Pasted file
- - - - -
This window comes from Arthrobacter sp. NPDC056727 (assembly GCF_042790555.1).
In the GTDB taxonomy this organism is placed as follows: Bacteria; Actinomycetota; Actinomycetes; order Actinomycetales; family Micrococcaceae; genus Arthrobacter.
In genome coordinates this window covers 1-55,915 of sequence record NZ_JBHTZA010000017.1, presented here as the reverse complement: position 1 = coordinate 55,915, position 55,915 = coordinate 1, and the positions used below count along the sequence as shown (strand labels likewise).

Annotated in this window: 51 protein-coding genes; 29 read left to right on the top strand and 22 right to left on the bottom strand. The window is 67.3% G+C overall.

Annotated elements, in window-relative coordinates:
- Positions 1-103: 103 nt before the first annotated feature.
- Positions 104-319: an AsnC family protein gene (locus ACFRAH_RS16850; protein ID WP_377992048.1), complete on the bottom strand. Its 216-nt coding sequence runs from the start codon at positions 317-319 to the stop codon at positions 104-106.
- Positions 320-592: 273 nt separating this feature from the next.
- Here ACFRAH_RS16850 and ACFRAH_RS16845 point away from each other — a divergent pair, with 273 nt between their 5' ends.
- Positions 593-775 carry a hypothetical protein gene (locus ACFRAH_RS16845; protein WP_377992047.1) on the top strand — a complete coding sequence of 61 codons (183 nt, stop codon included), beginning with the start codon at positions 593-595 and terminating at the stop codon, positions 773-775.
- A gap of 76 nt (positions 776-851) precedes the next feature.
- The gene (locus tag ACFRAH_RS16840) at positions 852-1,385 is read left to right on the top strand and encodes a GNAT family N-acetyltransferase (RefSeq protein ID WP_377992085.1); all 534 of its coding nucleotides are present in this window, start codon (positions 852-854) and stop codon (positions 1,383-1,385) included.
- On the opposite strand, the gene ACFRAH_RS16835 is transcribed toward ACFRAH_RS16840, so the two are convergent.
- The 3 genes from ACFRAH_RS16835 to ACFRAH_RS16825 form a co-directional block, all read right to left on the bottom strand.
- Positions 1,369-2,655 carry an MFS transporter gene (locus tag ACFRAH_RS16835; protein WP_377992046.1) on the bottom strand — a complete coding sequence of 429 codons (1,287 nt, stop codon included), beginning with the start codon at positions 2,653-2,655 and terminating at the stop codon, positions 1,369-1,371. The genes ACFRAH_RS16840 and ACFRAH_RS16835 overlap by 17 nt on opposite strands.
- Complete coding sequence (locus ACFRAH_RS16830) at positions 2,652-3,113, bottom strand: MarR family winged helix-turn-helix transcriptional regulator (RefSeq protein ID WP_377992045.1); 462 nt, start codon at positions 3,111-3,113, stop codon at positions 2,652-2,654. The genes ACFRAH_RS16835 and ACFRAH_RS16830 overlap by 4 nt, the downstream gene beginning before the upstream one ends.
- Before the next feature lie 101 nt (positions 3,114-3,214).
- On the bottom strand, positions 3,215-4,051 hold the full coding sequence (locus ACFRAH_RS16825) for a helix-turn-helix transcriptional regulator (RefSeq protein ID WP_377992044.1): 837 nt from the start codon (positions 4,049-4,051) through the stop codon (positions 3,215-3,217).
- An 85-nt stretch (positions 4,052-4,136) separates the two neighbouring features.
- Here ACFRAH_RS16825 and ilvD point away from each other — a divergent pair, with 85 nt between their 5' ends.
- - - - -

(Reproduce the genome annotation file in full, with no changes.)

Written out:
This window comes from Arthrobacter sp. NPDC056727 (assembly GCF_042790555.1).
In the GTDB taxonomy this organism is placed as follows: Bacteria; Actinomycetota; Actinomycetes; order Actinomycetales; family Micrococcaceae; genus Arthrobacter.
In genome coordinates this window covers 1-55,915 of sequence record NZ_JBHTZA010000017.1, presented here as the reverse complement: position 1 = coordinate 55,915, position 55,915 = coordinate 1, and the positions used below count along the sequence as shown (strand labels likewise).

Annotated in this window: 51 protein-coding genes; 29 read left to right on the top strand and 22 right to left on the bottom strand. The window is 67.3% G+C overall.

Annotated elements, in window-relative coordinates:
- Positions 1-103: 103 nt before the first annotated feature.
- Positions 104-319: an AsnC family protein gene (locus ACFRAH_RS16850; protein ID WP_377992048.1), complete on the bottom strand. Its 216-nt coding sequence runs from the start codon at positions 317-319 to the stop codon at positions 104-106.
- Positions 320-592: 273 nt separating this feature from the next.
- Here ACFRAH_RS16850 and ACFRAH_RS16845 point away from each other — a divergent pair, with 273 nt between their 5' ends.
- Positions 593-775 carry a hypothetical protein gene (locus ACFRAH_RS16845; protein WP_377992047.1) on the top strand — a complete coding sequence of 61 codons (183 nt, stop codon included), beginning with the start codon at positions 593-595 and terminating at the stop codon, positions 773-775.
- A gap of 76 nt (positions 776-851) precedes the next feature.
- The gene (locus tag ACFRAH_RS16840) at positions 852-1,385 is read left to right on the top strand and encodes a GNAT family N-acetyltransferase (RefSeq protein ID WP_377992085.1); all 534 of its coding nucleotides are present in this window, start codon (positions 852-854) and stop codon (positions 1,383-1,385) included.
- On the opposite strand, the gene ACFRAH_RS16835 is transcribed toward ACFRAH_RS16840, so the two are convergent.
- The 3 genes from ACFRAH_RS16835 to ACFRAH_RS16825 form a co-directional block, all read right to left on the bottom strand.
- Positions 1,369-2,655 carry an MFS transporter gene (locus tag ACFRAH_RS16835; protein WP_377992046.1) on the bottom strand — a complete coding sequence of 429 codons (1,287 nt, stop codon included), beginning with the start codon at positions 2,653-2,655 and terminating at the stop codon, positions 1,369-1,371. The genes ACFRAH_RS16840 and ACFRAH_RS16835 overlap by 17 nt on opposite strands.
- Complete coding sequence (locus ACFRAH_RS16830) at positions 2,652-3,113, bottom strand: MarR family winged helix-turn-helix transcriptional regulator (RefSeq protein ID WP_377992045.1); 462 nt, start codon at positions 3,111-3,113, stop codon at positions 2,652-2,654. The genes ACFRAH_RS16835 and ACFRAH_RS16830 overlap by 4 nt, the downstream gene beginning before the upstream one ends.
- Before the next feature lie 101 nt (positions 3,114-3,214).
- On the bottom strand, positions 3,215-4,051 hold the full coding sequence (locus ACFRAH_RS16825) for a helix-turn-helix transcriptional regulator (RefSeq protein ID WP_377992044.1): 837 nt from the start codon (positions 4,049-4,051) through the stop codon (positions 3,215-3,217).
- An 85-nt stretch (positions 4,052-4,136) separates the two neighbouring features.
- Here ACFRAH_RS16825 and ilvD point away from each other — a divergent pair, with 85 nt between their 5' ends.